Why Affordable Housing Is Hard to Build

In just about every political constituency in the country, there are things you can’t say and expect to get elected. You can’t endorse gun control in Tennessee. You can’t make light of climate change in Seattle. In Arlington, Va., where I live, you have to watch what you say about affordable housing.

To question the suburban county’s ambitious subsidized housing goals is to risk alienating what is perhaps the most vocal lobby in town. I know that the citizens of Arlington who advocate for expanded housing opportunity don’t think of themselves as power brokers. They don’t put big sums of money into campaigns. They’re almost always quiet and polite. But they are in possession of a sacred cow, and they know how to milk it. READ MORE

The Establishment? It’s Long Gone.

The 2016 presidential campaign has defied expectations at almost every turn, but it has produced one seemingly immutable fact: The Establishment is a spent force.

Lurking behind this simple truth, however, is a whole collection of puzzles. Is the death of the Establishment mostly an event in presidential politics, or does it apply to the entire American political system? Or is it a broader event with deep roots in society at large? READ MORE

The Shaky Edifice of Federal Power

Just seven years ago, scholars of American government were talking about a resurgence of federal power and initiative in the country’s political system. Barack Obama had taken office with lots of ideas for how to use Washington’s leverage to redirect public policy at every level of the system.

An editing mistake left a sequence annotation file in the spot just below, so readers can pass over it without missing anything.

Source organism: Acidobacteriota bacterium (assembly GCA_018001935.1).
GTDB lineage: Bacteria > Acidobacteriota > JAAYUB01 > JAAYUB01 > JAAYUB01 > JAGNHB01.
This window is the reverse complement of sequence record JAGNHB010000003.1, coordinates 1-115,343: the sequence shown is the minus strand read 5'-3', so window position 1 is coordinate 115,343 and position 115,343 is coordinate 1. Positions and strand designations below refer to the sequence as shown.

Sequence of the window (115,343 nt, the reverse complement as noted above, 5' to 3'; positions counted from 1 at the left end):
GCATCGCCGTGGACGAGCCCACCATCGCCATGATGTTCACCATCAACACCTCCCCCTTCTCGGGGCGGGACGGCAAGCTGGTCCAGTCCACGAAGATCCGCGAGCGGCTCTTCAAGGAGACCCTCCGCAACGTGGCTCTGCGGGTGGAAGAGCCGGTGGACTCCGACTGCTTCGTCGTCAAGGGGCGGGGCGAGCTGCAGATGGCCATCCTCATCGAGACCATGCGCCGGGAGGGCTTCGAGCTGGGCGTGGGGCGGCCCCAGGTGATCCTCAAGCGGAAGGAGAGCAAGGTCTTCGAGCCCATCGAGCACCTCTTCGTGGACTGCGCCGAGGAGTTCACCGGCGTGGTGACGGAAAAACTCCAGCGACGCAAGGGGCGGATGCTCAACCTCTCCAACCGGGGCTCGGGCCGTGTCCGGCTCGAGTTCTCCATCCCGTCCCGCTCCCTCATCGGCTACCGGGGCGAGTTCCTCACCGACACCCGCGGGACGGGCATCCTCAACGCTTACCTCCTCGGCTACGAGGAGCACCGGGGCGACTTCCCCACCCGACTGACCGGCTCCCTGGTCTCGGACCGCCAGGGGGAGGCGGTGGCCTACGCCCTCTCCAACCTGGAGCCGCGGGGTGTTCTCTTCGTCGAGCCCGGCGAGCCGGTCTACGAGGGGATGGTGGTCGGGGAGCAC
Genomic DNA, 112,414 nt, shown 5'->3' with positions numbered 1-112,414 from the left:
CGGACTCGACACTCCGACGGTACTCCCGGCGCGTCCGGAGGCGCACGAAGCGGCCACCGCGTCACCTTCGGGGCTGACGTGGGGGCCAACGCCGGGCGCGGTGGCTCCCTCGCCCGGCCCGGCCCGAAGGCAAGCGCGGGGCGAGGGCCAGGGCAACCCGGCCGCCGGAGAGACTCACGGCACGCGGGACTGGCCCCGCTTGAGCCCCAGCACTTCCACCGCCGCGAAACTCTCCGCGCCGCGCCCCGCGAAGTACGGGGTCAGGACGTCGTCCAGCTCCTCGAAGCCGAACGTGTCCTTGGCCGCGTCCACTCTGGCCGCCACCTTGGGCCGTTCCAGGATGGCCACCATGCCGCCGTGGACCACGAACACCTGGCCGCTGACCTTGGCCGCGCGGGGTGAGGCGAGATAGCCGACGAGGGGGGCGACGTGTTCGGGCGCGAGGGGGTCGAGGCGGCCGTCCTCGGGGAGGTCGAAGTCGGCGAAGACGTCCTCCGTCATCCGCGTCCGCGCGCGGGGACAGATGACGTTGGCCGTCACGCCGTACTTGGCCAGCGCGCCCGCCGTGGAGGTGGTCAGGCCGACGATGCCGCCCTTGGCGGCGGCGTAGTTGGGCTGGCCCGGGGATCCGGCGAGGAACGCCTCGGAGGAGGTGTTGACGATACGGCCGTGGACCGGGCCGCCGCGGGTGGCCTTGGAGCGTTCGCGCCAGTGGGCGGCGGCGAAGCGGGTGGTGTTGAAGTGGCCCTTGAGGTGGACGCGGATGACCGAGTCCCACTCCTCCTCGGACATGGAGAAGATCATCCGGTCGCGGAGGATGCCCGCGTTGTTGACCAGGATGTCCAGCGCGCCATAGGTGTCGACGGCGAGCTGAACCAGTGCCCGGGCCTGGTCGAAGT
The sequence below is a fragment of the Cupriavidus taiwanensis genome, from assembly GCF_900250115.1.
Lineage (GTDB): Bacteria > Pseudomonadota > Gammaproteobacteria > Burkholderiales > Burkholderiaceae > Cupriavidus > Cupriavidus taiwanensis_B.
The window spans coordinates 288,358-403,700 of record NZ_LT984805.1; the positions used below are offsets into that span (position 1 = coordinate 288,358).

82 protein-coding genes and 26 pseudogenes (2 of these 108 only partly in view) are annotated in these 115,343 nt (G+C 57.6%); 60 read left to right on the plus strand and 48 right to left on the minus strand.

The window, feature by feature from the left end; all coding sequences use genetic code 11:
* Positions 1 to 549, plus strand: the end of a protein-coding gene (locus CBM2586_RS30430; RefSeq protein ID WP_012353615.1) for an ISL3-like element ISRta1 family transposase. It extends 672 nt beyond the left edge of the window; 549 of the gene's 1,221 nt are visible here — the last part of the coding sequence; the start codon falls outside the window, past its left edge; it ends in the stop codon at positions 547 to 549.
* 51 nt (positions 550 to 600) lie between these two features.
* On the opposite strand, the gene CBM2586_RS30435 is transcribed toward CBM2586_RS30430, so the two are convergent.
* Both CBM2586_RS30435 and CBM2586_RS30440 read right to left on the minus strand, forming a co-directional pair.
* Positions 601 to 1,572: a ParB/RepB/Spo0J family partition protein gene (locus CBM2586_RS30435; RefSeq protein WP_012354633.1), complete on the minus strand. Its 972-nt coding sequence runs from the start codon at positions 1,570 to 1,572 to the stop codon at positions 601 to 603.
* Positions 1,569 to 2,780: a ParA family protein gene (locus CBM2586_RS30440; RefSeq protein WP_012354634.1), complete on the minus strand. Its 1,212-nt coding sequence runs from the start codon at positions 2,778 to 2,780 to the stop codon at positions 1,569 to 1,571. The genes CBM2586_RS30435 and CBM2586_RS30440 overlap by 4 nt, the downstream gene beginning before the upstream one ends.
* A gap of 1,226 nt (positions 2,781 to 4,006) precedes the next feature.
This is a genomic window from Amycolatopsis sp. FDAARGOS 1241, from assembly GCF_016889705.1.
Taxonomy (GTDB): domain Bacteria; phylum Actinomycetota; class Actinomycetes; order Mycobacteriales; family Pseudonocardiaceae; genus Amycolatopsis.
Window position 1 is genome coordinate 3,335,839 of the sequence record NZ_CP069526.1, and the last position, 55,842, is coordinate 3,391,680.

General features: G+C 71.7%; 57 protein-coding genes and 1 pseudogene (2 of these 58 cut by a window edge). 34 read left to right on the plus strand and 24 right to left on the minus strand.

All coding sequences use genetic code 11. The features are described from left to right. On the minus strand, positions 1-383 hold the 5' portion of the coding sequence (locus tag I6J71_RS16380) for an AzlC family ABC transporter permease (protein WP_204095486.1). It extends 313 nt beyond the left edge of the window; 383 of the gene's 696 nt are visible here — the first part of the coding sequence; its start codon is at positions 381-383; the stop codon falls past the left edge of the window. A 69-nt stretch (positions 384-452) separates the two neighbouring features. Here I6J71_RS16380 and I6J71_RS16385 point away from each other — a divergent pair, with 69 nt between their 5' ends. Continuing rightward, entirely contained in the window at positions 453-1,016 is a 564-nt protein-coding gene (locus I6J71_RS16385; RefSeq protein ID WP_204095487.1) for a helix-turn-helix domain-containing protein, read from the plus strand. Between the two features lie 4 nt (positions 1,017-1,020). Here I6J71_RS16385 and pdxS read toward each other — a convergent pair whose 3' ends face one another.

Not only were the Affordable Care Act and a massive financial regulation bill working their way to enactment, but Congress had approved an $831 billion economic stimulus package that was far more than an effort to revive the economy: It was a blueprint for the implementation through federal law of longstanding Democratic priorities in renewable energy, public transportation, subsidized housing, medical research and dozens of other categories that would take pages just to describe. It seemed that a political system balanced uneasily between national and state priorities was about to take a huge turn in a national direction. READ MORE

The Saga of an Inner Suburb's Struggle for an Identity

This is a season of optimism in Columbia Heights, a compact suburb of 20,000 people on the northern edge of Minneapolis. 

The Heights Theater, a retro 1920s moviehouse on Central Avenue, the town’s main street, draws customers from all over the Twin Cities with its combination of classic cinema and live organ music. In a few months, right next to the theater, Columbia Heights will open a sparkling new town library, built in part out of brick meant to complement the theater’s appearance. READ MORE

The Problem With the Second Phase of Gentrification

Are you a hipster? Probably not, at least if you accept the definition of the word that Norman Mailer made famous in the 1950s. To be a hipster, Mailer wrote, is “to live with death as immediate danger, to divorce oneself from society, to exist without roots, to set out on that uncharted journey into the rebellious imperatives of the self.”

No doubt there are a few people like that still hanging around our cities, some of them perhaps even contemporaries of Mailer. But that isn’t what we mean today when we say a neighborhood is full of hipsters. Nowadays, one can qualify as a hipster merely by being under 40 years old, living single or childless in the center of a city, drinking pour-over coffee and craft beer, and listening to the music of obscure homegrown indie rock bands. READ MORE